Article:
Fourth-quarter revenue was $2.8 billion, down 16% compared to the very strong year-earlier quarter. The fourth quarter of 2018 included the sale of 70% of Navistar Defense. Fiscal-year revenue rose 10% to $11.25 billion, led by a 26% increase in worldwide retail sales of 106,500 units. 

Navistar’s third consecutive year of core market share growth included an increase in school bus market share to an industry-leading 35.8%. Class 6-7 medium-duty market share rose 3.7 percentage points to 27%. Class 8 market share grew six-tenths of a point to 14.1%.

2020 projections

For 2020, Navistar predicts industry retail deliveries of Class 6-8 trucks and buses in the United States and Canada in the lower end of a range between 335,000 and 365,000 units, with Class 8 retail deliveries between 210,000 and 240,000 units.

It projects revenues in the range of $9.25 billion to $9.75 billion, with adjusted EBITDA in the range of $700 million to $750 million. 

The company’s order banks are full into the second quarter of 2020, Clarke said. Other pending orders need to be finalized before being built because Navistar wants to avoid overloading its International dealerships with trucks.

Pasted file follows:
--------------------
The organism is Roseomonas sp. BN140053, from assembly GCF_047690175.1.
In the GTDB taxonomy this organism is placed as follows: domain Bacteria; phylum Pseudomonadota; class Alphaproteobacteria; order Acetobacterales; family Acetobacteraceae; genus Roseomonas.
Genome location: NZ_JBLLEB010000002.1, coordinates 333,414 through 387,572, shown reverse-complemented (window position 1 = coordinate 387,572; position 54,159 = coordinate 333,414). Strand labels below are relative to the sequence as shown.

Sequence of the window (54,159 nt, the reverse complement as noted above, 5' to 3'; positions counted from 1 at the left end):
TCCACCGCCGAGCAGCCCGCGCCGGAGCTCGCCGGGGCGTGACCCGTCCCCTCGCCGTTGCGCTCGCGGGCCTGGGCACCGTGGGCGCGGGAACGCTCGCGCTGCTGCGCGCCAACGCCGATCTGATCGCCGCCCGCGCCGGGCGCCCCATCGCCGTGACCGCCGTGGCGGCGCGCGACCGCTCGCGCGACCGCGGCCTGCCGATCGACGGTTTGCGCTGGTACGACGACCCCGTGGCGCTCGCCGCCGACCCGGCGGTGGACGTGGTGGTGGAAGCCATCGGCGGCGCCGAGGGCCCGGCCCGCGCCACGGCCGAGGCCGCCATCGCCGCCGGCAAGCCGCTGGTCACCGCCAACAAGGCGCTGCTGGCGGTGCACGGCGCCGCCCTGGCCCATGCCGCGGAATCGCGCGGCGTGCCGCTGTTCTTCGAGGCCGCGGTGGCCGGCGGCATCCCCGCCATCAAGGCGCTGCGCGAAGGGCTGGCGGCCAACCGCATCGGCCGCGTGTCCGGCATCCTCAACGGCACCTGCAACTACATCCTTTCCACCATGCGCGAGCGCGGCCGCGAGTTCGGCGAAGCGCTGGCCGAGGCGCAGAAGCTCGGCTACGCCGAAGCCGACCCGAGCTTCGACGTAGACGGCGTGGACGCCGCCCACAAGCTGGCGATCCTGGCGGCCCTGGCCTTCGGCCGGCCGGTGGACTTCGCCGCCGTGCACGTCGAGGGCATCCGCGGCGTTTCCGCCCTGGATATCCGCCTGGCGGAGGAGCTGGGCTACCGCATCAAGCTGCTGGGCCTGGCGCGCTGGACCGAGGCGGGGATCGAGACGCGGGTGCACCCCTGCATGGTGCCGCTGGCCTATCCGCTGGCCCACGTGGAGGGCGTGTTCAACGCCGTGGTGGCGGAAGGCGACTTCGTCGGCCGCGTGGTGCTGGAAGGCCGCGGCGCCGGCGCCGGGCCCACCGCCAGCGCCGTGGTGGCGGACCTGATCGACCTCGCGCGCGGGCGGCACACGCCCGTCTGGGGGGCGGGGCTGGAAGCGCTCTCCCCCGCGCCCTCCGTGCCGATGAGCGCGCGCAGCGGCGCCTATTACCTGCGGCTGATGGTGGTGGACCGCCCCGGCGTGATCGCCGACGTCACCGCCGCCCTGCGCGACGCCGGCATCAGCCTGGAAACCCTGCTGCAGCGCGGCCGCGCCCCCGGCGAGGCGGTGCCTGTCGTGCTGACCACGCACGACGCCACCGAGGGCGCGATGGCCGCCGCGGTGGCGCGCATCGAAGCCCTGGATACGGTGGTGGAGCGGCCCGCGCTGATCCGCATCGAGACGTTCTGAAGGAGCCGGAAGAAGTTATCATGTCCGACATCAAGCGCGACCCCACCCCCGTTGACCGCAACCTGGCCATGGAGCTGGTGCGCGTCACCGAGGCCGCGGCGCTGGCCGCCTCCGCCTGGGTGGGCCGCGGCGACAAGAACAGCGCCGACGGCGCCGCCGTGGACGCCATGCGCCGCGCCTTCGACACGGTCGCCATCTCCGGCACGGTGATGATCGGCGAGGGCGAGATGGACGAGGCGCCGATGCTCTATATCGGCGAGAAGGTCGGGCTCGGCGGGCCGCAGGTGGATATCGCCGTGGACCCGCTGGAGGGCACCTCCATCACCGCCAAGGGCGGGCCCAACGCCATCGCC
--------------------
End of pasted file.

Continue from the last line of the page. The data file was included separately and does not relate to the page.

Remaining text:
With a balance of orders closer to 50-50 Class 8 heavy-duty and Class 7-8 medium-duty and school buses, Navistar is in a better position than competitors whose mix is closer to 2:1 Class 8, whose orders have fallen in 11 of the last 12 months.

“With a proven track record of managing costs and improving operating results, Navistar is in a much better position than in the past to do well even during cyclical downturns,” Clarke said. 

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Alan Adler

Alan Adler is a Detroit-based award-winning journalist who worked for The Associated Press, the Detroit Free Press and most recently as Detroit Bureau Chief for Trucks.com. He also spent two decades in domestic and international media relations and executive communications with General Motors.